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on 10 March 2011
By the hallowed authors of Bostock & Chandler (who wrote maths text-books for schools & colleges back in the 70s). This one, like the others, is excellent for 'drilling it in' to ensure you get the grade. Unlike one or two of their books, however, it goes overboard to make everything crystal clear - a great help for those getting to grips with post-GCSE maths, for the first time.

Unlike modern text-books it isn't colour-illustrated which may make the chapters appear austere, but with a book of this quality it hardly matters!

The consolidation exercises are excellent. These provide summaries of key sections, multiple choice,mixed-exercise and exam questions from years gone by, when the standard was higher (information is given about exam board/year with answers at the back of the book). The latter is a nice touch for those interested in past-papers or for students aiming at a higher standard than what's expected of them today, whilst the former is excellent for rapid revision.

The book caters well for helping with the transition to A'Level from GCSE, by developing the skills needed in Algebra and Geometry. Bostock & Chandler should be commended for this. Although having 'Core' in its title, the 1994 book also contains most of the Statistics needed for an 'S1'-module.

If there is a downside, it is that the brightest students might fall asleep at the prospect of doing the first half of each exercise! Also, a summary sheet at the end of each chapter (rather than each section)covering key points, would have been most welcome, but is not present.

The real pity, however, is over Chapter 39 (vectors). It no longer cover vectors in planes, as this was removed from the 'Core' syllabus. The pre-1994 versions, however, did and offered the clearest, most easiest-to-understand explanations that you'll ever come across, with plenty of worked examples and exercises. It also introduced complex numbers. This a real bonus to anyone going on to do a maths-related course at univetsity, such as Engineering. It really is tragic that it was removed in favour of yet more Statistics.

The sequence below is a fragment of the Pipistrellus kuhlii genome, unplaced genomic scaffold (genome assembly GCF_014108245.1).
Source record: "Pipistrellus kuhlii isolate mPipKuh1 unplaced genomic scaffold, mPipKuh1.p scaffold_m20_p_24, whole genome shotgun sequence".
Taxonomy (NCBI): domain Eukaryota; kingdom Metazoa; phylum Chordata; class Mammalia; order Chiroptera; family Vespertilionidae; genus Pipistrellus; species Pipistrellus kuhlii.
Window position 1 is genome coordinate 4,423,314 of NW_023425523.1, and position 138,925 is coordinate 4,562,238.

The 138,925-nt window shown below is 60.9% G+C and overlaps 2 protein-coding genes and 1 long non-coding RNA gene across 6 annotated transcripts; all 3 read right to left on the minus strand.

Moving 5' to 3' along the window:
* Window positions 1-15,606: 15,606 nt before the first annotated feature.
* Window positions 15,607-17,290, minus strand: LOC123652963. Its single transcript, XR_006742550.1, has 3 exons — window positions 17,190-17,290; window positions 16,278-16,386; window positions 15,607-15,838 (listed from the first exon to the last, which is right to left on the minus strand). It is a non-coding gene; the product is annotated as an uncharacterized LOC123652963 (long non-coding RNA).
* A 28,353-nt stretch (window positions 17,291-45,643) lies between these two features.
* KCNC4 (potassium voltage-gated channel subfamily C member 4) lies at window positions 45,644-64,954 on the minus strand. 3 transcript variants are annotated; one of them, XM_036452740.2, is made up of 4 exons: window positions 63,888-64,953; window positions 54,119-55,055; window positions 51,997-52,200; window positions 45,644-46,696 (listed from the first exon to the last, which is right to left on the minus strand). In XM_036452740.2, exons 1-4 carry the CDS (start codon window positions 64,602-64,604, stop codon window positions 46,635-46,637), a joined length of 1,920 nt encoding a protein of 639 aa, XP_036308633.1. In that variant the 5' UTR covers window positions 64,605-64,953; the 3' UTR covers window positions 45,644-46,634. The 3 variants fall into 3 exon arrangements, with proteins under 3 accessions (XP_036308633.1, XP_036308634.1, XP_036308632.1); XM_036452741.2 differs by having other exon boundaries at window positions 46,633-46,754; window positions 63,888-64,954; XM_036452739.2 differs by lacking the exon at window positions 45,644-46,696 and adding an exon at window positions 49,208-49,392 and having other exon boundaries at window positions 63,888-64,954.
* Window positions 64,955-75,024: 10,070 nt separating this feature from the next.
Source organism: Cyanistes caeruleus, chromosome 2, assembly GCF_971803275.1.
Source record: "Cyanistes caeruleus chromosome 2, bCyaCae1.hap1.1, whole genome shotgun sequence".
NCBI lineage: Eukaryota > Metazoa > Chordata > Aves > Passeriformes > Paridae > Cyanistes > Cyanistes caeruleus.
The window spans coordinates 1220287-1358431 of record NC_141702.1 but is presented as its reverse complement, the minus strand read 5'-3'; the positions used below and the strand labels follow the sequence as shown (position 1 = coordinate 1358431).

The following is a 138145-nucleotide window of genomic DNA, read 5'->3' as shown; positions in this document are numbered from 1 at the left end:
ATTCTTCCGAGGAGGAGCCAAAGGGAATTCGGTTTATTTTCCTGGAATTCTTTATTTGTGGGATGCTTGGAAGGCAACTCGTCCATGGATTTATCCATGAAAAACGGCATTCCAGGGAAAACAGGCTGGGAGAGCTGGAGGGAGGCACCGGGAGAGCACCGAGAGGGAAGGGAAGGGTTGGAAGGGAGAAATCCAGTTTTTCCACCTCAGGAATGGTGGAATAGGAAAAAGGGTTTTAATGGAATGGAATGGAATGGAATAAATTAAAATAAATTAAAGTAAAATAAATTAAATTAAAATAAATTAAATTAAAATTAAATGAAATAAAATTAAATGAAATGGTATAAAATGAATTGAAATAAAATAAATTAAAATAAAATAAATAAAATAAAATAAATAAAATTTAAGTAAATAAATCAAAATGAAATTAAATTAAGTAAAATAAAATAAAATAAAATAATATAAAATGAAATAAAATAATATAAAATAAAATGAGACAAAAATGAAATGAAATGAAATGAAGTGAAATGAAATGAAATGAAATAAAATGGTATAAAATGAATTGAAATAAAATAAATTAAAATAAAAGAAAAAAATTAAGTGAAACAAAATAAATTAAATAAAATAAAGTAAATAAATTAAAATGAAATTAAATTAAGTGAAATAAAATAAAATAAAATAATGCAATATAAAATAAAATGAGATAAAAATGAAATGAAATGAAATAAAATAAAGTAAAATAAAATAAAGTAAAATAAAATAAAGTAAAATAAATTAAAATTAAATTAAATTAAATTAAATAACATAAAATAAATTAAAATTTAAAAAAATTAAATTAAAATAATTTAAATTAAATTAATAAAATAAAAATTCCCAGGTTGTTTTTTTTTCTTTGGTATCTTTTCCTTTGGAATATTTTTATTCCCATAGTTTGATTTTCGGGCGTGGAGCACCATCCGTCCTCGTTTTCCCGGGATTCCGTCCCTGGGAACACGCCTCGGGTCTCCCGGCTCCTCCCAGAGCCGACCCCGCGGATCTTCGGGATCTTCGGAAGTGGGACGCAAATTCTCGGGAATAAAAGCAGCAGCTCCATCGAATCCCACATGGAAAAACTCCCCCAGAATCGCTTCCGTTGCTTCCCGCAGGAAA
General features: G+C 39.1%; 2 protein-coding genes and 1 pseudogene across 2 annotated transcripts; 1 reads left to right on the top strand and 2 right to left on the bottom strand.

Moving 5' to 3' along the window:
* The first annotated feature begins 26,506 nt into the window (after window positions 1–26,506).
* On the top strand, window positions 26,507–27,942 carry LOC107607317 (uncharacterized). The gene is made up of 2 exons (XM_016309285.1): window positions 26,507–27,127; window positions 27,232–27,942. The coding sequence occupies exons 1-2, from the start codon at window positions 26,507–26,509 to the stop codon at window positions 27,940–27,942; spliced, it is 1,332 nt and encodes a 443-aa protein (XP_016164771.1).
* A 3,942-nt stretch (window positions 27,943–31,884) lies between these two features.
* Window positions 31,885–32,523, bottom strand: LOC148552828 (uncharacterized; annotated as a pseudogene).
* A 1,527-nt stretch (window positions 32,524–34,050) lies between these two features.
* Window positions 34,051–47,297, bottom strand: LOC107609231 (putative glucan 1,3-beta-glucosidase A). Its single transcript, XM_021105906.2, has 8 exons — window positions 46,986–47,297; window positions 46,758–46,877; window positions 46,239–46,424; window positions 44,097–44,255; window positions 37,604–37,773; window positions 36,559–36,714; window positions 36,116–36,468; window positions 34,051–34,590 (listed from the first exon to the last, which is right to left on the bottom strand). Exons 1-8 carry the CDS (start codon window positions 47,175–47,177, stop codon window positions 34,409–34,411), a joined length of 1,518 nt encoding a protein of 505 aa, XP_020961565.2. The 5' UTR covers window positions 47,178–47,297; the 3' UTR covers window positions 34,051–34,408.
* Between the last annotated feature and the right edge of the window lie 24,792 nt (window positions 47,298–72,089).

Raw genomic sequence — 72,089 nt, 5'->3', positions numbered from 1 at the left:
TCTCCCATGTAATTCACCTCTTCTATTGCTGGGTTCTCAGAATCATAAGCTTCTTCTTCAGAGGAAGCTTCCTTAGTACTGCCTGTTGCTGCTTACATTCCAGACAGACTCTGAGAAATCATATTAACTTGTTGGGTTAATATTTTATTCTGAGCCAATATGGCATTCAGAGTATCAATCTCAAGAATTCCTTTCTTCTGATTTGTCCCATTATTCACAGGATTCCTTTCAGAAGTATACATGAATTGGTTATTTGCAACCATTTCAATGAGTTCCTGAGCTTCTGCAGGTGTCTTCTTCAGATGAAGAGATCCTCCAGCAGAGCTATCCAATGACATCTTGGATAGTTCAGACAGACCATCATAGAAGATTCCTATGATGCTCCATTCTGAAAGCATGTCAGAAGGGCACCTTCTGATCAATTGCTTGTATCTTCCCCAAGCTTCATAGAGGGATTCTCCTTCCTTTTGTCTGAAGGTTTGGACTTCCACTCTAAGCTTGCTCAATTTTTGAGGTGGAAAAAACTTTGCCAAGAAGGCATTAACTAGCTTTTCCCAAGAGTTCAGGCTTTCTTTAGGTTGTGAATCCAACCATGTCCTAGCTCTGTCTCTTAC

Secondhand it is a bargain replacing upto five text-books (four 'Core' and one Statistics). If you're studying A'Level Maths, on a limited budget, you really couldn't ask for more!

Particularly recommended is a clean, 1990-93 example for those wanting a good introduction to vectors. These are often even cheaper, so you'll never get better value! Which ever one you opt for, brilliant and 100% recommended! Buy,buy,buy,buy!!
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on 13 June 2010
Having taught maths for 40 years, I have witnessed the dilution of Maths content in modern books and found it very frustrating from the students point of view. Many modern books appear to be written for specific syllabuses and with the view, in my opinion, not to teach maths as a subject, but to teach maths for the purposes of passing an exam. While that in itself is a very good objective, the points brought across and examples used are often too narrow, that a number of students fail to be able to stand on their own two feet, they fail often to spot the same question asked in say 5 different ways. I DO NOT put the above book in this category. I have always found something enlightening in all the B&S books, in particular the words used to help the student understand why something is being said. Books are still difficult for students to follow, that is why a good teacher is irreplacable but this B&S book spans not only GCE maths, but also a number of foundation degree syllabuses too. It is, relatively speaking, an excellent book for students. It may lack real life examples that might be useful for people gouing on to study egineering and science for example, but I do not want to offer any criticism on that basis, as there is only so much one can include as an author. I have not given 5 stars, only because that might indicate it is so excellent that it can never be improved, but I do regard it as an excellent book. My own little tests for a book at this level is to look at particular areas and see how they are covered, this usually indicates the thought that has gone into the subject area as well as how much the authors are thinking of the students (e.g can we give the students a method that they they understand and that is efficient and instructive as well. The areas of trigonometric equations, partial fractions (i.e. the 'cover-up' rule) and points of inflection are 3 examples where a number of modern books do this badly, B&S do it very well in my opinion. I would recommmend this book to any student doing A level maths and 1st year maths in engineering topics, but also as an excellent reference book with many varied examples for all students studying maths at A level and beyond.
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on 21 June 2002
This is a superb book, and if you were to own just one text for the pure component of A Level Maths, this would be it. The explanations are as simple to understand as is possible and typical A Level questions and solutions are shown throughout. The two colour concept, which is new to the third edition can be handy, as can the formula summaries at the end of each section. Without doubt, brilliant...!
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on 24 August 2002
Since handing back my text books after completing 'A'-level maths, I was searching for a single book which would cover everything from my past two years of lessons to help me at University - this was the book I chose. It fulfils this purpose excellently proving an essential reference when searching for some technique you haven't used for a long time.